"RTP has become part of who I am. I love the organization, what it does and how it improves people's lives in a very meaningful and impactful way. Helping people in a way that is meaningful is part of our DNA."
Shortly after Rebuilding Together, then named Christmas in April, started in Midland Texas, a reporter went to investigate the organization for an article on American philanthropy. He was so impressed that he brought the idea back to his church in Washington DC, where Robert Bellinger was a member and actively involved in youth programming. At that time Robert became involved with the organization. When he enrolled in Wharton
business school at the University of Pennsylvania, he took classes and experienced first-hand living in a city undergoing urban decay. There were many once beautiful row homes either vacant or being abandoned.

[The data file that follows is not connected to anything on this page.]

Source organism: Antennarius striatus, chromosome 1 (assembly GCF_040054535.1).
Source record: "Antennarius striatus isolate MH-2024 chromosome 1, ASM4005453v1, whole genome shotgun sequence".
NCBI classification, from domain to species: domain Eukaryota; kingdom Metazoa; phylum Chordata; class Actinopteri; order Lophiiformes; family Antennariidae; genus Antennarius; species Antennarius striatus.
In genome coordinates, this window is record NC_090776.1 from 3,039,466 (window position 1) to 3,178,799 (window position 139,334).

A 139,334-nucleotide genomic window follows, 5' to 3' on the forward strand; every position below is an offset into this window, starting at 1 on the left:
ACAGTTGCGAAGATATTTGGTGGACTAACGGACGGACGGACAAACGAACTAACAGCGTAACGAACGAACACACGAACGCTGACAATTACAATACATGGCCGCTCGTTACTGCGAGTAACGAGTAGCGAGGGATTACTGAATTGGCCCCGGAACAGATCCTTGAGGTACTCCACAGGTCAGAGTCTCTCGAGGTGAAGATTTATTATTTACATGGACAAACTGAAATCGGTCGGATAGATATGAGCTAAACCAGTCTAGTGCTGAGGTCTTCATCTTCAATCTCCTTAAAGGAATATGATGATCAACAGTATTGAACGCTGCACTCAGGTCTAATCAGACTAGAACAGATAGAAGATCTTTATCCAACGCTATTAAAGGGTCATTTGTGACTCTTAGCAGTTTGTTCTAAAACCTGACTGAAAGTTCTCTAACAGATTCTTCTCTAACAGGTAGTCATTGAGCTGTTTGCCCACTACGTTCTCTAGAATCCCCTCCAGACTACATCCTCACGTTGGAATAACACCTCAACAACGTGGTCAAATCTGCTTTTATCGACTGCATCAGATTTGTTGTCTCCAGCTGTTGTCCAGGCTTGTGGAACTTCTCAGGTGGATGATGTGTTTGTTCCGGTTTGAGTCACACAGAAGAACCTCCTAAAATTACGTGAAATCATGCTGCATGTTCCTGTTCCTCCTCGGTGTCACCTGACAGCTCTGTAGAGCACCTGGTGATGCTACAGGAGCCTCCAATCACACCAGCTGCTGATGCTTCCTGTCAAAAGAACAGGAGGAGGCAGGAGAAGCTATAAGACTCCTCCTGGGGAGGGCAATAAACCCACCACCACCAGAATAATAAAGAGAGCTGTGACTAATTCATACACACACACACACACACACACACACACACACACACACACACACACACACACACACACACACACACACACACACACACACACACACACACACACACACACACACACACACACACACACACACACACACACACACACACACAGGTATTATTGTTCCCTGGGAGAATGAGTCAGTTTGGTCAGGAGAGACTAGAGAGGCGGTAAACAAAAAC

Robert realized very quickly that it was time to stop complaining about his surroundings and start doing something to help; clearly there was a gigantic need. He knew there were huge resources that were untapped with the corporate personalities that Wharton attracts, and that the students had the skills, knowledge, and access to capital to be a part of “Christmas in April” (the original name of Rebuilding Together). The first year Christmas in April did a build in Philadelphia, 1989, they thought they would do three or four houses. They ended up raising enough money that they were able to do ten houses with 200 volunteers. After ten years, RTP hired its first staff member, a full time executive director; they had grown well beyond Wharton. Robert is so appreciative of the continued partnership with Wharton. "We never would have gotten started without Wharton, they are part of the family...and a big part of the community in Philadelphia. Students continue to live in the neighborhoods of the families we are trying to help. They should and do play a role in making Philadelphia a better place."